Efficacy of a patient-training videotape on motor fluctuations for on-off diaries in parkinson's disease

Authors

  • Dr. Christopher G. Goetz,

    Corresponding author
    1. Department of Neurological Sciences, Rush University/Rush Presbyterian-St. Luke's Medical Center, Chicago, Illinois, U.S.A.
    • Department of Neurological Sciences, Rush University/Rush-Presbyterian St. Luke's Medical Center, 1725 West Harrison Street, Chicago, IL 60612, U.S.A.
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  • Glenn T. Stebbins,

    1. Department of Neurological Sciences, Rush University/Rush Presbyterian-St. Luke's Medical Center, Chicago, Illinois, U.S.A.
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  • Lucy M. Blasucci,

    1. Department of Neurological Sciences, Rush University/Rush Presbyterian-St. Luke's Medical Center, Chicago, Illinois, U.S.A.
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  • Mitchell S. Grobman

    1. Department of Neurological Sciences, Rush University/Rush Presbyterian-St. Luke's Medical Center, Chicago, Illinois, U.S.A.
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Abstract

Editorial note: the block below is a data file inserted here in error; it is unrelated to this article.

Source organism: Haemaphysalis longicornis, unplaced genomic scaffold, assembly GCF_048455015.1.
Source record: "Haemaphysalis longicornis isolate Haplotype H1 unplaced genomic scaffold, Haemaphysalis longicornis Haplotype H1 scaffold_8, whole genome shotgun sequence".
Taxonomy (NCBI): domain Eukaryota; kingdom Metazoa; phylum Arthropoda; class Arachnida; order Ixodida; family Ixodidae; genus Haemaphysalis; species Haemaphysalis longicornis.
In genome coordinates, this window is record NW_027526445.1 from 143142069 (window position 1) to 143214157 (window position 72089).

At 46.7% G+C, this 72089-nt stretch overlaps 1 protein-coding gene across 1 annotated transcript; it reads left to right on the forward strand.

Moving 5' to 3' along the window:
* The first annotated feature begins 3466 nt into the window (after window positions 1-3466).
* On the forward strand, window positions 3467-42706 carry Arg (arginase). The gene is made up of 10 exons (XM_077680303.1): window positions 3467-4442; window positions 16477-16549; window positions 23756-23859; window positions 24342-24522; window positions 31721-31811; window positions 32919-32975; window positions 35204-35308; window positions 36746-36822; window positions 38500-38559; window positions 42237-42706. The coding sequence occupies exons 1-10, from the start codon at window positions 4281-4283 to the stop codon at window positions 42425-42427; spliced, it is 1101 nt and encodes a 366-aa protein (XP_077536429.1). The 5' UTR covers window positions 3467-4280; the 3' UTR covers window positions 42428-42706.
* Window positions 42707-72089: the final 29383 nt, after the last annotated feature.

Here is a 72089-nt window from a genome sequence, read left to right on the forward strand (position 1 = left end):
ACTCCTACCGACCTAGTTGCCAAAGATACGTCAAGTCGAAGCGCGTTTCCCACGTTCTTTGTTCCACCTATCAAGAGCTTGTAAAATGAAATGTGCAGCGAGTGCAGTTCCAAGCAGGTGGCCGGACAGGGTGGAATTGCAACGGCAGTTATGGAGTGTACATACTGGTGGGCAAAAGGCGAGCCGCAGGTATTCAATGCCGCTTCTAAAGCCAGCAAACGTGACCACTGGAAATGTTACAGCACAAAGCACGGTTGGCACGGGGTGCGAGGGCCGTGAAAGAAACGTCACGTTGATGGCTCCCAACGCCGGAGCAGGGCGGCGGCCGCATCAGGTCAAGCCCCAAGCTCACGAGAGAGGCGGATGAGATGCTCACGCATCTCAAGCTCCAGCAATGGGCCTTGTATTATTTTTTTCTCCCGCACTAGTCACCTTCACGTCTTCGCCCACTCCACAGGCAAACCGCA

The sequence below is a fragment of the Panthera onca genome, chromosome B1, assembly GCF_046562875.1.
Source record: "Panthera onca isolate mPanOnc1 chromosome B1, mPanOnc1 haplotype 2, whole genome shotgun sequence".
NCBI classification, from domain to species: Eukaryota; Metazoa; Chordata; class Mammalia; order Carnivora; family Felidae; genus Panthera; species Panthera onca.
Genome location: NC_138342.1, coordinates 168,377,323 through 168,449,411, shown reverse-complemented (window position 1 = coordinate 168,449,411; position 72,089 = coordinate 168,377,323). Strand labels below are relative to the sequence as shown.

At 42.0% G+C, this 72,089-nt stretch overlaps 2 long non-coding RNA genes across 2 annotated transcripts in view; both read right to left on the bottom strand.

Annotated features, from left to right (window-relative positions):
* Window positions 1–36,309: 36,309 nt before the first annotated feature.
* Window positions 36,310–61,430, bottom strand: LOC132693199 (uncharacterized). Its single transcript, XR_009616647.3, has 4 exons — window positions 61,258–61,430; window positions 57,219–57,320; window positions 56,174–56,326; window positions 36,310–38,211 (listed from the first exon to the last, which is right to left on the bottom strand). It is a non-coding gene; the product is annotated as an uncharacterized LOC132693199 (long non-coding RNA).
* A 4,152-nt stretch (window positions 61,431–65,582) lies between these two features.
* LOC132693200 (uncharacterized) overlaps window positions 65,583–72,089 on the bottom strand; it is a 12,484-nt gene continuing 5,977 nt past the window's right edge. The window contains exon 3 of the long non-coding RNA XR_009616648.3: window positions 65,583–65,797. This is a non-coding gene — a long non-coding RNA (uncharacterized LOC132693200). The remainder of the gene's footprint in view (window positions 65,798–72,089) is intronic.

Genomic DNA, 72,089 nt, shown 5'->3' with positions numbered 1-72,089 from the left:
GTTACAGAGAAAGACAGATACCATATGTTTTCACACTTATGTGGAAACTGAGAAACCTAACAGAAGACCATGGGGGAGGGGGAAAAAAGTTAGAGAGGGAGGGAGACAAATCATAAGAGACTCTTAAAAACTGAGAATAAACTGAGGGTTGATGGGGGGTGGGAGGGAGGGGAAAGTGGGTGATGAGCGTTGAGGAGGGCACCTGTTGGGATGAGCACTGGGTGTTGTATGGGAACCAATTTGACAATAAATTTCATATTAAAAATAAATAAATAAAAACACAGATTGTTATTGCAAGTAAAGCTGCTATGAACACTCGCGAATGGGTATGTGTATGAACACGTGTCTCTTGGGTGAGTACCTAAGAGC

Patient on-off diaries are used in clinical trials, but a method to assure agreement between patient and examiner has never been developed. We tested whether a patient-teaching tape increased the rate of agreement between patient diary ratings and simultaneous neurologic assessment by a trained professional. A total of 32 consecutive patients who had Parkinson's disease with motor fluctuations independently completed a 4-h on-off diary (nine ratings) at the same time as an examiner. Those with <80% agreement with the examiner (n = 20) were randomized to view either a training tape that showed motor fluctuations (experimental group) or another videotape of general patient educational material (control group). All patients then underwent the same 4-h assessment of motor fluctuations. To test for long-term retention, they returned 1 month later and, without reviewing the videotape, underwent a final 4-h correlation assessment. After the training tape, the experimental group showed significant improvement, whereas the control group showed no improvement. Furthermore, another month later, the improvement in the experimental group was retained. Based on these findings, we suggest that future clinical trials assessing motor fluctuations incorporate this tape into their basic methodology.

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